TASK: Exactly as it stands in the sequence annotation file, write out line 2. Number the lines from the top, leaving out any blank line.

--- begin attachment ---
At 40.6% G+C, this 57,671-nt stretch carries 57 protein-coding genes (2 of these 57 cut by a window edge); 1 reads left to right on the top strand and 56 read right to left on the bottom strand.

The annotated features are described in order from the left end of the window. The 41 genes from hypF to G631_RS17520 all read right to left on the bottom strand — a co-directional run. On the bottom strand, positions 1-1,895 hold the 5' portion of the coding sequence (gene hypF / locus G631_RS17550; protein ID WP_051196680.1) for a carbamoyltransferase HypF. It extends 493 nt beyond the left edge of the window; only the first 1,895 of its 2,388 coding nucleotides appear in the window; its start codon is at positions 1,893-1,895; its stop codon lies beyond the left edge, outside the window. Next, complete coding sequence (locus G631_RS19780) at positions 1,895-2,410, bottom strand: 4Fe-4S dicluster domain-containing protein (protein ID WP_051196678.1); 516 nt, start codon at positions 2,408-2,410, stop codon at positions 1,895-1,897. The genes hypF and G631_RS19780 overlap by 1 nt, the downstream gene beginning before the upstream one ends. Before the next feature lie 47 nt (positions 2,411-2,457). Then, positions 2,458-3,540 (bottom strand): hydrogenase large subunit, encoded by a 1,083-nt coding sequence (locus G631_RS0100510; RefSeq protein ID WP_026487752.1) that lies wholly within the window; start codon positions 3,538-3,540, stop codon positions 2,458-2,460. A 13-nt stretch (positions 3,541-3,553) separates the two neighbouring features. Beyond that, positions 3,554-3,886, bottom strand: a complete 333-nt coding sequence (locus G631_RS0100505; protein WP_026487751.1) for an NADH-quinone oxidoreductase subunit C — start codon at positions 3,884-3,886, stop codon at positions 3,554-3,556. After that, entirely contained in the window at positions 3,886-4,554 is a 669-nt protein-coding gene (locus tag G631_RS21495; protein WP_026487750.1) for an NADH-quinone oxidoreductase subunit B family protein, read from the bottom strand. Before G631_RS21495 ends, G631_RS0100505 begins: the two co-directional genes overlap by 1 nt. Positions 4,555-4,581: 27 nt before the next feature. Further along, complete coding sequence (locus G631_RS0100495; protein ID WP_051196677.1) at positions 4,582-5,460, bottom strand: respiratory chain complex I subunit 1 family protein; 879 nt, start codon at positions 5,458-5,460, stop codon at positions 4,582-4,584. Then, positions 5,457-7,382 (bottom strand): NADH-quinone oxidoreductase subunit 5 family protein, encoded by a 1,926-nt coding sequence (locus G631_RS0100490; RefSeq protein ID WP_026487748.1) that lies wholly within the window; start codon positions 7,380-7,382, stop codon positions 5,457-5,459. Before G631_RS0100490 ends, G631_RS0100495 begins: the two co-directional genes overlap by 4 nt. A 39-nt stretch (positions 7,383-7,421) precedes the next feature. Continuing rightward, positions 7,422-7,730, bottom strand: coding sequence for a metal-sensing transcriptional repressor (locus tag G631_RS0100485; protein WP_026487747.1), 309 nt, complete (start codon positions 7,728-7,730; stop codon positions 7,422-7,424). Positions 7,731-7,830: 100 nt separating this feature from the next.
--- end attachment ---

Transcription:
The annotated features are described in order from the left end of the window. The 41 genes from hypF to G631_RS17520 all read right to left on the bottom strand — a co-directional run. On the bottom strand, positions 1-1,895 hold the 5' portion of the coding sequence (gene hypF / locus G631_RS17550; protein ID WP_051196680.1) for a carbamoyltransferase HypF. It extends 493 nt beyond the left edge of the window; only the first 1,895 of its 2,388 coding nucleotides appear in the window; its start codon is at positions 1,893-1,895; its stop codon lies beyond the left edge, outside the window. Next, complete coding sequence (locus G631_RS19780) at positions 1,895-2,410, bottom strand: 4Fe-4S dicluster domain-containing protein (protein ID WP_051196678.1); 516 nt, start codon at positions 2,408-2,410, stop codon at positions 1,895-1,897. The genes hypF and G631_RS19780 overlap by 1 nt, the downstream gene beginning before the upstream one ends. Before the next feature lie 47 nt (positions 2,411-2,457). Then, positions 2,458-3,540 (bottom strand): hydrogenase large subunit, encoded by a 1,083-nt coding sequence (locus G631_RS0100510; RefSeq protein ID WP_026487752.1) that lies wholly within the window; start codon positions 3,538-3,540, stop codon positions 2,458-2,460. A 13-nt stretch (positions 3,541-3,553) separates the two neighbouring features. Beyond that, positions 3,554-3,886, bottom strand: a complete 333-nt coding sequence (locus G631_RS0100505; protein WP_026487751.1) for an NADH-quinone oxidoreductase subunit C — start codon at positions 3,884-3,886, stop codon at positions 3,554-3,556. After that, entirely contained in the window at positions 3,886-4,554 is a 669-nt protein-coding gene (locus tag G631_RS21495; protein WP_026487750.1) for an NADH-quinone oxidoreductase subunit B family protein, read from the bottom strand. Before G631_RS21495 ends, G631_RS0100505 begins: the two co-directional genes overlap by 1 nt. Positions 4,555-4,581: 27 nt before the next feature. Further along, complete coding sequence (locus G631_RS0100495; protein ID WP_051196677.1) at positions 4,582-5,460, bottom strand: respiratory chain complex I subunit 1 family protein; 879 nt, start codon at positions 5,458-5,460, stop codon at positions 4,582-4,584. Then, positions 5,457-7,382 (bottom strand): NADH-quinone oxidoreductase subunit 5 family protein, encoded by a 1,926-nt coding sequence (locus G631_RS0100490; RefSeq protein ID WP_026487748.1) that lies wholly within the window; start codon positions 7,380-7,382, stop codon positions 5,457-5,459. Before G631_RS0100490 ends, G631_RS0100495 begins: the two co-directional genes overlap by 4 nt. A 39-nt stretch (positions 7,383-7,421) precedes the next feature. Continuing rightward, positions 7,422-7,730, bottom strand: coding sequence for a metal-sensing transcriptional repressor (locus tag G631_RS0100485; protein WP_026487747.1), 309 nt, complete (start codon positions 7,728-7,730; stop codon positions 7,422-7,424). Positions 7,731-7,830: 100 nt separating this feature from the next.